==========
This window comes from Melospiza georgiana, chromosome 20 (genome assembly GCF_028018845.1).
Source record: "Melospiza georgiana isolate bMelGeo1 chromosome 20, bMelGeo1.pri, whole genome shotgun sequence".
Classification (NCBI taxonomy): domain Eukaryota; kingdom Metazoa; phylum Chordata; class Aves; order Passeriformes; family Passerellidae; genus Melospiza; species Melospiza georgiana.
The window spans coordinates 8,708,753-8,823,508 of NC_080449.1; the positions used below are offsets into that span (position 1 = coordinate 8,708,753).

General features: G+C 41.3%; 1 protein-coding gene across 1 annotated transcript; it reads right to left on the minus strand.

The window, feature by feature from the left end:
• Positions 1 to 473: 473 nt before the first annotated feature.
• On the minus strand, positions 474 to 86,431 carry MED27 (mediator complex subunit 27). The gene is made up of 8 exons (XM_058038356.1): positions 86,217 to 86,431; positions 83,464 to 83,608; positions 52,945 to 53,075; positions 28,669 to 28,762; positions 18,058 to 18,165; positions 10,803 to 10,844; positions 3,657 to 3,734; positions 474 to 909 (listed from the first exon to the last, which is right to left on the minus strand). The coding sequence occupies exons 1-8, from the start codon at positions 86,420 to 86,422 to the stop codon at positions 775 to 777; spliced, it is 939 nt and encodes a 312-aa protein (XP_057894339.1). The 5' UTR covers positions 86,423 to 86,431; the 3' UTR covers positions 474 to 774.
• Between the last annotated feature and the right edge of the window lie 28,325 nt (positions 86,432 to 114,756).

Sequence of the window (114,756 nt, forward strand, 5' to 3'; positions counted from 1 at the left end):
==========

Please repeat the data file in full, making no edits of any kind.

This window comes from Melospiza georgiana, chromosome 20 (genome assembly GCF_028018845.1).
Source record: "Melospiza georgiana isolate bMelGeo1 chromosome 20, bMelGeo1.pri, whole genome shotgun sequence".
Classification (NCBI taxonomy): domain Eukaryota; kingdom Metazoa; phylum Chordata; class Aves; order Passeriformes; family Passerellidae; genus Melospiza; species Melospiza georgiana.
The window spans coordinates 8,708,753-8,823,508 of NC_080449.1; the positions used below are offsets into that span (position 1 = coordinate 8,708,753).

General features: G+C 41.3%; 1 protein-coding gene across 1 annotated transcript; it reads right to left on the minus strand.

The window, feature by feature from the left end:
• Positions 1 to 473: 473 nt before the first annotated feature.
• On the minus strand, positions 474 to 86,431 carry MED27 (mediator complex subunit 27). The gene is made up of 8 exons (XM_058038356.1): positions 86,217 to 86,431; positions 83,464 to 83,608; positions 52,945 to 53,075; positions 28,669 to 28,762; positions 18,058 to 18,165; positions 10,803 to 10,844; positions 3,657 to 3,734; positions 474 to 909 (listed from the first exon to the last, which is right to left on the minus strand). The coding sequence occupies exons 1-8, from the start codon at positions 86,420 to 86,422 to the stop codon at positions 775 to 777; spliced, it is 939 nt and encodes a 312-aa protein (XP_057894339.1). The 5' UTR covers positions 86,423 to 86,431; the 3' UTR covers positions 474 to 774.
• Between the last annotated feature and the right edge of the window lie 28,325 nt (positions 86,432 to 114,756).

Sequence of the window (114,756 nt, forward strand, 5' to 3'; positions counted from 1 at the left end):